In the beginning, there was the promise that blockchain-supported smart-contracts could disintermediate the powers that be and replace them with a self-organising decentralised system where every contract entered into could be depended upon to perform as expected, with risk and costs entirely eliminated.
Furthermore, it was thought, both human and state involvement could be taken out of the process too. Instead, we’d achieve an autonomous financial utopia within which capital flowed from each according to his ability, to each according to his needs — guided only by faceless protocols and algorithms.
Yet, from the beginning, there was an inconvenient truth buried in the promises being made by blockchain advocates. Read more
David Levy’s April forecast, by way of Jerome Levy Forecasting Center, presents three notable viewpoints worth sharing this month.
The first is that capital gains are accounting for an increasing share of total investment returns, now making-up probably the majority of them. But, says Levy, it will be challenging to maintain those capital gains from now on.
The second is that whilst there is a popular view that foreign exchange can explain the extreme volatility so for in 2016, this is probably wrong. According to the prevailing view, Davy notes, the stability of the global economy leans heavily on currency stability and especially on a benign set of stable dollar exchange rates. Read more
Whilst by no means an entirely undisputed theory, ancient historians generally believe that the emergence of civilised states such as Sumer was closely connected to the centralised role temples played in standardising, clearing and redistributing value in their societies.
Temple authorities, the theory states, kept account of the assets and liabilities of each individual, meaning citizens could only claim as many goods from the temple storage as the records permitted — something based on the amount of provable work they had done. Tangible money was consequently unnecessary. The accounting system was ubiquitous in society and dependable.
As Benjamin Foster, a Yale Assyriologist, has noted before, historians have speculated that the religious complex was essential for spurring the sort of non-rivalrous collaboration that allowed for the cultivation and settlement of land in the first place. Read more
Commodity curve purists insist that long-term futures prices must not be confused with market forecasts.
People who do that are deemed commodity dummies because long-term futures are said to reflect the price at which market participants are prepared to buy or sell commodities in the future today. That generally means prices that make sense for them right now, but not necessarily those they expect in the future.
As a result, certain assumptions can be made about curve structures.
If long-dated futures are very much higher than spot prices, the market is offering premiums to those who have the capacity to take delivery today and store the oil until the future. It’s a dynamic that indicates an abundance of oil in the spot market today, rather than an expectation that prices will be higher tomorrow. It’s known as a contango market and is generally a bearish signal. Read more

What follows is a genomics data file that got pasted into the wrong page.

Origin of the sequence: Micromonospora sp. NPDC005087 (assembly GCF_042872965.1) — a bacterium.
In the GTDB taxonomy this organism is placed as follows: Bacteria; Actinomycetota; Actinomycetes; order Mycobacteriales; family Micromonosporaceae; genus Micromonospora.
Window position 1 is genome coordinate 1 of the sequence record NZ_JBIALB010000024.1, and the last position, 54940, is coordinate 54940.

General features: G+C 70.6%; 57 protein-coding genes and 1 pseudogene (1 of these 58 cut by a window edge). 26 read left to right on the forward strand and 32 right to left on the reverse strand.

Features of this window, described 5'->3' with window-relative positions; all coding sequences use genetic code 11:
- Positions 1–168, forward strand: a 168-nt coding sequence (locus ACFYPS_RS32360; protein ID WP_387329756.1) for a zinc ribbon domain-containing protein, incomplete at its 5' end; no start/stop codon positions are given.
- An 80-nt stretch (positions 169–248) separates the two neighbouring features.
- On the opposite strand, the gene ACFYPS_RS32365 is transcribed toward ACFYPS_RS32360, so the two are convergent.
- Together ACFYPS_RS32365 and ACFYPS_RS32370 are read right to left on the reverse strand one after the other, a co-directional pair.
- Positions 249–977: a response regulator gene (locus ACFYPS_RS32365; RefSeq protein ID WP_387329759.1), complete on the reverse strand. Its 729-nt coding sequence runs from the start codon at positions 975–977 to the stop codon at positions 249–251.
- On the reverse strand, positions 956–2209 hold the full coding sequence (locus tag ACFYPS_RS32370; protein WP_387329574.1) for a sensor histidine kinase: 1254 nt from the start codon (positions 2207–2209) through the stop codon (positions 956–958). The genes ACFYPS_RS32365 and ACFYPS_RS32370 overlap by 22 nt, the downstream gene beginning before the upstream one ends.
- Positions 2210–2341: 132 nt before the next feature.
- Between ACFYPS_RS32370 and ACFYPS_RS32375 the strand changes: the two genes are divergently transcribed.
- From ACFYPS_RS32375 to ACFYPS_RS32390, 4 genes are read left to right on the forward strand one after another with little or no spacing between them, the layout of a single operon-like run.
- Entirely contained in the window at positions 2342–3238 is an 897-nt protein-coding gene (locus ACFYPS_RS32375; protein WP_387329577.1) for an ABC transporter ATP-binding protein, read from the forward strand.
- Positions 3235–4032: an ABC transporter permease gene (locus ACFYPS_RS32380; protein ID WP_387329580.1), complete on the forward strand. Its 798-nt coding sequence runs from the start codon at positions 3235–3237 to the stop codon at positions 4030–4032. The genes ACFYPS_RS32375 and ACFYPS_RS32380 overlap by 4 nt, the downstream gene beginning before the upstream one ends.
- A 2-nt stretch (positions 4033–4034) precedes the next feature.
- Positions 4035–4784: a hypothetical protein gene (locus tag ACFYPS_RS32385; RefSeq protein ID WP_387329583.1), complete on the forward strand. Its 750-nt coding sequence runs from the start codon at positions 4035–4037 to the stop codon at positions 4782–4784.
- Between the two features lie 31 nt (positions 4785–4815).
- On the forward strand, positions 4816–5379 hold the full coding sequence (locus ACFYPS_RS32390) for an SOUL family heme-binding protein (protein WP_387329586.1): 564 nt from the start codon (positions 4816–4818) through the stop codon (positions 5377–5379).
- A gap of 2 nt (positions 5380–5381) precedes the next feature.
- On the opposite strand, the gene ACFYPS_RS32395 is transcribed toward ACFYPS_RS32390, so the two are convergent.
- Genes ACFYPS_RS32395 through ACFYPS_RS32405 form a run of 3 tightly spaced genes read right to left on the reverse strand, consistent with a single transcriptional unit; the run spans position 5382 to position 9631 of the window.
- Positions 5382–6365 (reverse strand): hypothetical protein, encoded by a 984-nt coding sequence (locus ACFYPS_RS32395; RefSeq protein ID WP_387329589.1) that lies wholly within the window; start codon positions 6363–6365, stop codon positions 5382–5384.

Cast your mind back for a moment to 1984.
Not the dystopian tale of what might have been that year according to George Orwell, mind you, but the year as it actually transpired.
Have a feel for the music of the era. (For example, Alphaville were Big in Japan, Madonna’s big hit was Like a Virgin, Michael Jackson was Thrilling the world, Bruce Springsteen was Born in the USA and Queen was using shots of Fritz Lang’s Metropolis in their music video for Radio Gaga).
Think back too to the big movie hits of the year, Ghostbusters, Gremlins, Indiana Jones, Terminator and the lesser known films like War Games, Protocol and Red Dawn. Read more
Everyone has an opinion or a theory about what really caused the global financial crisis of 2008. The usual suspects include subprime securities, a housing bubble, financial engineering gone mad, Black Scholes risk models, global imbalances, dollar liquidity shortages and in some cases even Gordon Brown having sold off all the UK’s gold leaving the country with nothing solid when we needed it most.
But what if there was another, more subtle, cause? One we all failed to notice because by its very nature it was designed not to be noticed? A cause connected, instead, to some misleading nomenclature and the tricks language plays on our brain when the etymology behind a word or a phrase is forgotten about due to its overly common dispersal. Read more
From the New York Times, November 13, 1979 (please note emphasised text):
PARIS – Central banks of the major Western industrial powers have privately agreed on a two-stage plan for controlling the explosive growth of the so-called Eurocurrency markets that they now believe is fuelling world inflation, according to a senior central bank governor closely involved in the discussions. The governors of the central banks are reviewing the new Eurocurrency control scheme at their regular secret monthly meeting at the Bank for International Settlements in Basel. However, they are unlikely to unveil it formally before the end of the year, according to the source.
Sergey Mavrodi, architect of the MMM Global pyramid scheme, has a habit of closing off his web-based addresses and messages with the assertion that he believes the “financial apocalypse is inevitable” and that “together we change the world!”
On Monday, that prediction was seemingly coming true, albeit not for the financial system as much as for Mavrodi’s own investors. Read more
What’s the euro really? The collective currency of sovereigns subscribed to the European monetary system? Or an international bridging platform — a no man’s land if you will — for laissez-faire market experimentation intended to prove a fundamental point about the capacity of free markets to organise the economy without the necessary subjugation of free will?